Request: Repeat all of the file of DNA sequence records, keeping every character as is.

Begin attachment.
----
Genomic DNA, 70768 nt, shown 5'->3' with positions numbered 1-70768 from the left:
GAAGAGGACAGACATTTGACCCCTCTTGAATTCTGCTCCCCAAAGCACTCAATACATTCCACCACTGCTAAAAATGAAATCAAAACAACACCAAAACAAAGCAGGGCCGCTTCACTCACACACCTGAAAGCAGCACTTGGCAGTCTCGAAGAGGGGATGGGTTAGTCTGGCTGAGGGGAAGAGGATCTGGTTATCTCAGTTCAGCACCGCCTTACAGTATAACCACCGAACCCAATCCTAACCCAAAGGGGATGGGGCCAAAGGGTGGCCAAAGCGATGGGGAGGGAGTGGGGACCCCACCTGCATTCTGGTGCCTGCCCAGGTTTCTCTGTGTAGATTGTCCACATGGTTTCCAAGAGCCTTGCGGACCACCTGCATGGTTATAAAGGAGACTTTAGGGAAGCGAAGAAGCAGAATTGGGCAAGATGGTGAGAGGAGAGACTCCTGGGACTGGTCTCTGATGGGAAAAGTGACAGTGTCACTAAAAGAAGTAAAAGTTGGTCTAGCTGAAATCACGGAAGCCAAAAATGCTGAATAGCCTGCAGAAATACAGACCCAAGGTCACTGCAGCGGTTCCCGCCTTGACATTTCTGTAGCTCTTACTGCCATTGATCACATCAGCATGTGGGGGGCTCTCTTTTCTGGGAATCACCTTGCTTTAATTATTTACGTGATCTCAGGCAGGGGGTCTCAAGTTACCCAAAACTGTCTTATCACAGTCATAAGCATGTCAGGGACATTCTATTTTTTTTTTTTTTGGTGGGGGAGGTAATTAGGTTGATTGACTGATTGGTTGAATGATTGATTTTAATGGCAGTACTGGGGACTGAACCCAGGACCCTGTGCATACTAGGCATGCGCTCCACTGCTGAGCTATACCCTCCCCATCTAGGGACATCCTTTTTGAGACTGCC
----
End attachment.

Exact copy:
Genomic DNA, 70768 nt, shown 5'->3' with positions numbered 1-70768 from the left:
GAAGAGGACAGACATTTGACCCCTCTTGAATTCTGCTCCCCAAAGCACTCAATACATTCCACCACTGCTAAAAATGAAATCAAAACAACACCAAAACAAAGCAGGGCCGCTTCACTCACACACCTGAAAGCAGCACTTGGCAGTCTCGAAGAGGGGATGGGTTAGTCTGGCTGAGGGGAAGAGGATCTGGTTATCTCAGTTCAGCACCGCCTTACAGTATAACCACCGAACCCAATCCTAACCCAAAGGGGATGGGGCCAAAGGGTGGCCAAAGCGATGGGGAGGGAGTGGGGACCCCACCTGCATTCTGGTGCCTGCCCAGGTTTCTCTGTGTAGATTGTCCACATGGTTTCCAAGAGCCTTGCGGACCACCTGCATGGTTATAAAGGAGACTTTAGGGAAGCGAAGAAGCAGAATTGGGCAAGATGGTGAGAGGAGAGACTCCTGGGACTGGTCTCTGATGGGAAAAGTGACAGTGTCACTAAAAGAAGTAAAAGTTGGTCTAGCTGAAATCACGGAAGCCAAAAATGCTGAATAGCCTGCAGAAATACAGACCCAAGGTCACTGCAGCGGTTCCCGCCTTGACATTTCTGTAGCTCTTACTGCCATTGATCACATCAGCATGTGGGGGGCTCTCTTTTCTGGGAATCACCTTGCTTTAATTATTTACGTGATCTCAGGCAGGGGGTCTCAAGTTACCCAAAACTGTCTTATCACAGTCATAAGCATGTCAGGGACATTCTATTTTTTTTTTTTTTGGTGGGGGAGGTAATTAGGTTGATTGACTGATTGGTTGAATGATTGATTTTAATGGCAGTACTGGGGACTGAACCCAGGACCCTGTGCATACTAGGCATGCGCTCCACTGCTGAGCTATACCCTCCCCATCTAGGGACATCCTTTTTGAGACTGCC